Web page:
Torsion Induced during Construction

Structural engineers are required to consider the condition of the temporary work during the design of any element within the structure. While they are ultimately seeking to design a structural element for the permanent condition, some cognisance must be given to the possibility of a member being subject to torsion during construction. If there is such a possibility then the structural engineer is required to alert the contractor of this possibility and they can then carry out mitigation measures to avoid torsion being induced into the member for which it was not designed. This will include temporary propping of the member or altering the sequence of construction to prevent the torsion from occurring. Figure 3 shows two examples of elements that are subjected to torsion during construction.

Fig 3: Structural elements in torsion during construction

It is uncommon for the design of such elements to be designed for torsion as the contractor is alerted to the issue. The measures they employ can then be implemented to negate the need to design the element to resist a torsional load.

When considering the likelihood of torsion being developed during construction, the structural engineer must:

1. Consider alternative design solutions to prevent this from occurring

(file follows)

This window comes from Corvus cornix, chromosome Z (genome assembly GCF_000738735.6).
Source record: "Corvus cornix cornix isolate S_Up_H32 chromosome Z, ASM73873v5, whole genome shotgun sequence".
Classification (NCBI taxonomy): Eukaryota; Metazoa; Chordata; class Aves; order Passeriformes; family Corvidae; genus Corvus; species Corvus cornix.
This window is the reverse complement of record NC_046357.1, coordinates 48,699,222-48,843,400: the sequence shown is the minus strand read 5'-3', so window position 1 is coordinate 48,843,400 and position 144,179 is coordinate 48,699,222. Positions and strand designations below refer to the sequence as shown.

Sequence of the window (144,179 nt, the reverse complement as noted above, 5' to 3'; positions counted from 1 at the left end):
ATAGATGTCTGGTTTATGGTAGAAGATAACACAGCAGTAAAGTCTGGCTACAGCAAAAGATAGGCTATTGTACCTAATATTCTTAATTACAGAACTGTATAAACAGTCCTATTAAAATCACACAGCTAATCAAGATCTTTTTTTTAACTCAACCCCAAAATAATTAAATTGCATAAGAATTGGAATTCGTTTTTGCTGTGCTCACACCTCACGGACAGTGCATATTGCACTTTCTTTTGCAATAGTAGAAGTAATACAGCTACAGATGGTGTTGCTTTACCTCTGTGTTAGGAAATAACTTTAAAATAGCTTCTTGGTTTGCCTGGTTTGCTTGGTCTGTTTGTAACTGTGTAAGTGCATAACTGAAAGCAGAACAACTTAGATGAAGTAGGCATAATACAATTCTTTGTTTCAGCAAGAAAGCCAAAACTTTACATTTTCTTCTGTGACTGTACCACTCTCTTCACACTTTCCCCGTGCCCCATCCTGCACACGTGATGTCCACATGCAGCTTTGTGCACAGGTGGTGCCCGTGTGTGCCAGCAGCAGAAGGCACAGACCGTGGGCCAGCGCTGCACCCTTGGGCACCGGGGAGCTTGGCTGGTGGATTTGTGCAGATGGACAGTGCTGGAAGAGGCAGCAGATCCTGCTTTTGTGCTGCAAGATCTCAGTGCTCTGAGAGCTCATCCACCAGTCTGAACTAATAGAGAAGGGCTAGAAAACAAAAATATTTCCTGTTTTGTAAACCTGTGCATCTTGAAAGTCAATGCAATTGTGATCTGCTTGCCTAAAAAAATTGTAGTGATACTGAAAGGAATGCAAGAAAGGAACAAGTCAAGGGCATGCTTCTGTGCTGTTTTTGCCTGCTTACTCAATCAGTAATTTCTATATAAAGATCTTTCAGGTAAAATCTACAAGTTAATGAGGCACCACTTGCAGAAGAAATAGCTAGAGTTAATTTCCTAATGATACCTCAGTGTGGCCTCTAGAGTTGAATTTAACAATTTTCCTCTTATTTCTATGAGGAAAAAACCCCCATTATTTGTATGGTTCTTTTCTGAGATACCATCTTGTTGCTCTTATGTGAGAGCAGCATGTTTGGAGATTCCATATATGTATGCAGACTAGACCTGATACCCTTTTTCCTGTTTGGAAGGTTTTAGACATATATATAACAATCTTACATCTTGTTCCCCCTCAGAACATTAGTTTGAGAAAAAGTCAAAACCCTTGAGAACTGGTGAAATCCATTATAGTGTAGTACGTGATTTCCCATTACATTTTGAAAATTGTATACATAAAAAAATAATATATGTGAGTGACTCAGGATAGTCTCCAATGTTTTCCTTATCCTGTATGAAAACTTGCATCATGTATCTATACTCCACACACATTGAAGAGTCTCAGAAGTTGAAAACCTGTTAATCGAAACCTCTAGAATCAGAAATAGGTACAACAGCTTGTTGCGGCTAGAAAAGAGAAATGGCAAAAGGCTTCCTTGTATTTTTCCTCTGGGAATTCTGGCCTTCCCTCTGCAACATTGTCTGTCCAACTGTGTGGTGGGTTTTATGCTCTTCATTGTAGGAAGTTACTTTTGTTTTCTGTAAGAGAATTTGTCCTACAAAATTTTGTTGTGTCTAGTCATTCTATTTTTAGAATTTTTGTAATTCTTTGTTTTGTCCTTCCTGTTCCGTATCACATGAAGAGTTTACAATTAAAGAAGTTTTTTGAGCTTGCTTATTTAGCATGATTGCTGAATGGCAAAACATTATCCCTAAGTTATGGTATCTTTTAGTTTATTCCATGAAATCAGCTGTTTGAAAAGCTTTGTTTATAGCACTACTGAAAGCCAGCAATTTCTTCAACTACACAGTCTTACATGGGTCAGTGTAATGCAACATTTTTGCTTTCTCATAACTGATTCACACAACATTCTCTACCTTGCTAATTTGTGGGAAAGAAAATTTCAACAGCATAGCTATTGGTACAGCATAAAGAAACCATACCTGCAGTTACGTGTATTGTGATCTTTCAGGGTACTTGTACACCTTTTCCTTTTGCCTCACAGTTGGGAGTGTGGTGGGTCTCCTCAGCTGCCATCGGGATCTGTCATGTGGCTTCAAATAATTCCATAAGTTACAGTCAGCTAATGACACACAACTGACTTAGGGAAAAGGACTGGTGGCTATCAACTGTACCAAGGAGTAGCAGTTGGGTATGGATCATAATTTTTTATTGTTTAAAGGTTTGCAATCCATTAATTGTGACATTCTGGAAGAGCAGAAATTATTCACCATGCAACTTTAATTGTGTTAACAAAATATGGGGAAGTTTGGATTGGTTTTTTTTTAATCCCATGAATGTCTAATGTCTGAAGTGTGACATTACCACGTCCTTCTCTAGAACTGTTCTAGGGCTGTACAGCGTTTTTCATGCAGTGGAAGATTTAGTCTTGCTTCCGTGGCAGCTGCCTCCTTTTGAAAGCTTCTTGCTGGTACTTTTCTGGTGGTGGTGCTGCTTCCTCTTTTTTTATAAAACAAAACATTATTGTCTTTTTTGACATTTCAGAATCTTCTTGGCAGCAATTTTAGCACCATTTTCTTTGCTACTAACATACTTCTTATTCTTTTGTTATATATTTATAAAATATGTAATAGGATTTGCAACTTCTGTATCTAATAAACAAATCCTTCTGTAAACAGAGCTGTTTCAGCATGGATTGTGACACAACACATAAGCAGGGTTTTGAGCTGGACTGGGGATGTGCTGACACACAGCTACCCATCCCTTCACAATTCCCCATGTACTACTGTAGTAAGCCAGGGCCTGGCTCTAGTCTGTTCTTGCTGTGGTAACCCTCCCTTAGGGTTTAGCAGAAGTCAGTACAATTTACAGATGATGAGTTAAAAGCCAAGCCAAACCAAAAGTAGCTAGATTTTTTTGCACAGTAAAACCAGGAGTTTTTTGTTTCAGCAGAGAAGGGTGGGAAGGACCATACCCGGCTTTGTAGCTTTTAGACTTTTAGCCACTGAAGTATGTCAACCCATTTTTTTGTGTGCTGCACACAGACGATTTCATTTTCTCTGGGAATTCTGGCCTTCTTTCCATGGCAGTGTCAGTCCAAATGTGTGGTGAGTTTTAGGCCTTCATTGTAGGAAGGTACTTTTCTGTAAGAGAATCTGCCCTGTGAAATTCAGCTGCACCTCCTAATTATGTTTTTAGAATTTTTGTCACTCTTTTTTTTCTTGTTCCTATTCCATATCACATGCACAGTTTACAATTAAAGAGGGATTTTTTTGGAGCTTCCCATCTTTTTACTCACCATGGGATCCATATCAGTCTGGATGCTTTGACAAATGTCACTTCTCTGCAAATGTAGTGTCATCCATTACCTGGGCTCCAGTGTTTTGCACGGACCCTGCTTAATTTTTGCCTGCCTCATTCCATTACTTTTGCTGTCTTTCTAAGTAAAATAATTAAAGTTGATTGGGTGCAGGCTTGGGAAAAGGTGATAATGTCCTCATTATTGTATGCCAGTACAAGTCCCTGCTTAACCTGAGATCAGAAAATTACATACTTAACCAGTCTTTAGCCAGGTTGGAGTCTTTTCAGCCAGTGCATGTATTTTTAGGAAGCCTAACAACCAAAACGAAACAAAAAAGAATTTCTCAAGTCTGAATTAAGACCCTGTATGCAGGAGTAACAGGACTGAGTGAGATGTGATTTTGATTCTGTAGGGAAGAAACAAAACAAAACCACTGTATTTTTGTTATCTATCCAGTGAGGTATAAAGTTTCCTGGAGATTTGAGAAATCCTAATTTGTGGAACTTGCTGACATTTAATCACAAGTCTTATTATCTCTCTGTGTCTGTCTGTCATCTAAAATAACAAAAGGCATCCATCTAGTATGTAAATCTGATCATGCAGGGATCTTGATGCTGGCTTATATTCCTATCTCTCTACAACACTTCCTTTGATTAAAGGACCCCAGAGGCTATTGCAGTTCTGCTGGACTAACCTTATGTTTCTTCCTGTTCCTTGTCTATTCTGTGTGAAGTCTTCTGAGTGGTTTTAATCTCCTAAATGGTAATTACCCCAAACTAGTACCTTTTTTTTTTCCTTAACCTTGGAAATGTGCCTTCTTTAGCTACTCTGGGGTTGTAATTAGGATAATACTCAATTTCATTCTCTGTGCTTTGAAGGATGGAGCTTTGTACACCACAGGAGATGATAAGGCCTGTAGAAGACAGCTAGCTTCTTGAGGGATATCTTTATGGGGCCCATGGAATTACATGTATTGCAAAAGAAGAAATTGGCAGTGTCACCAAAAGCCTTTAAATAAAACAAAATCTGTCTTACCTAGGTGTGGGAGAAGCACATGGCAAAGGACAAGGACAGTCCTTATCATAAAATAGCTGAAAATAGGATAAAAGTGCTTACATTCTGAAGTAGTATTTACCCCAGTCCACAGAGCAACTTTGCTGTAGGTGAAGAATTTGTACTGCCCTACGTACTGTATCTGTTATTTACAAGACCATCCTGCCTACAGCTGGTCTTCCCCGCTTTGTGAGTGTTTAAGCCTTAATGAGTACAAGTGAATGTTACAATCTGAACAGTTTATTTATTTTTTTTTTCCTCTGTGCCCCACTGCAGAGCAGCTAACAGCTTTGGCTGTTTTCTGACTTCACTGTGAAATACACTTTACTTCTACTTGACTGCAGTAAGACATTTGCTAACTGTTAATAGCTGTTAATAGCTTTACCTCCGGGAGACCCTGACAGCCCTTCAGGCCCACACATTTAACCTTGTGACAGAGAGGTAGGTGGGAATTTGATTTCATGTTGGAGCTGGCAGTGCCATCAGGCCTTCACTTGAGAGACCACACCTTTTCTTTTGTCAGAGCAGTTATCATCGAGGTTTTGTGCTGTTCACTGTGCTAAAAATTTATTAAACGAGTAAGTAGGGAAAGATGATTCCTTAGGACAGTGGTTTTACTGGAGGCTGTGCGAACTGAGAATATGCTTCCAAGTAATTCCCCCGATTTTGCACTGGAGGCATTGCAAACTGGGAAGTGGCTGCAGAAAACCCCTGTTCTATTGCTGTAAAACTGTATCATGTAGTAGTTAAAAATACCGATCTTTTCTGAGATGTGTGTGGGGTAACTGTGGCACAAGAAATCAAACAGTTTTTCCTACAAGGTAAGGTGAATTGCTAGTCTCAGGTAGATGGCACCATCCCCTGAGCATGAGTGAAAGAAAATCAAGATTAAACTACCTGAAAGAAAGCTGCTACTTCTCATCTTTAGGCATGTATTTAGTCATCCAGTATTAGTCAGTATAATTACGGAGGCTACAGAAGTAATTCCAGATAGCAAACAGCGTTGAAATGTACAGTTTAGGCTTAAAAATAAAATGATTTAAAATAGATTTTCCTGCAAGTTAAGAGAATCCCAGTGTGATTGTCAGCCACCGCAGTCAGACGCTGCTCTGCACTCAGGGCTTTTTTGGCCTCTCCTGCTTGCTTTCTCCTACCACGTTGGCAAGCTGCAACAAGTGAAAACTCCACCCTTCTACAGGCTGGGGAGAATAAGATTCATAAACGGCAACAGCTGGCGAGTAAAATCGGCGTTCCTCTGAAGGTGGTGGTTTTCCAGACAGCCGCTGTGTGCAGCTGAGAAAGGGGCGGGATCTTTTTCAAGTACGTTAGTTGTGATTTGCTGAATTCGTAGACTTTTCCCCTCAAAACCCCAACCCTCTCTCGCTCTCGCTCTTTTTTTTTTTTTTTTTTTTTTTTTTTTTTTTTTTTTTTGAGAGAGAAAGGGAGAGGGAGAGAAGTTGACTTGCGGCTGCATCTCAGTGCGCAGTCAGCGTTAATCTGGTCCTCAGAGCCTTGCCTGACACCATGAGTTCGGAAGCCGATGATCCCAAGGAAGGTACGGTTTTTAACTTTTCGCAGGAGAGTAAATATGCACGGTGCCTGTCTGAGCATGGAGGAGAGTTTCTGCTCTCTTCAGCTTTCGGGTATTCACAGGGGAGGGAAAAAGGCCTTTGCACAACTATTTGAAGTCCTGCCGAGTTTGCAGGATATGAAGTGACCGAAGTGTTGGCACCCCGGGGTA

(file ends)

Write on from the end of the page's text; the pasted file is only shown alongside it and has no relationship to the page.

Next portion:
2. Assuming no viable alternatives exist, identify the member to the contractor and advise how they can prevent the member from being subjected to torsion

3. Advise the contractor at what point during the construction sequence the member will be subject to torsion

Designing and Detailing for Torsion

There are instances when torsion cannot be avoided and the designer’s only course of action is to allow for it. In such instances there are essentially two approaches: provide an arrest that prevents the element from being subject to torsion in the first place or design the element to resist torsion

If a restraint cannot be provided, then the member must be designed for torsion. For concrete elements this is relatively straight forward as the designer is required to provide additional closed links throughout the length of the beam that are installed in addition to any shear links (Figure 4).

Fig 4: Shear links vs. closed links

For steel elements, the design to resist torsion is somewhat complex. This is especially with regard to open sections such as I beams and angles. Closed sections such as rectangular hollow elements are less susceptible to torsion but they are not as stiff as their open section counterparts.

Additionally, the designer must pay particular attention to the end connections of steel members that are designed to withstand torsional moments. Simple fin plate connections are not robust enough to support such twisting forces, hence the need to provide end plate connections for members subject to torsion (Figure 5).

Fig 5: Fin plate connection vs. end plate connection

Further Reading & References

Iles, D. C., Hughes, A. and Malik, A. (2011) Design of Steel Beams in Torsion Ascot: Steel Construction Institute

The Institution of Structural Engineers (2012)- How to Avoid Torsion: Technical Guidance Note (Level 2)


Omotoriogun Victor
About Omotoriogun Victor 66 Articles
A dedicated, passion-driven and highly skilled engineer with extensive knowledge in research, construction and structural design of civil engineering structures to several codes of practices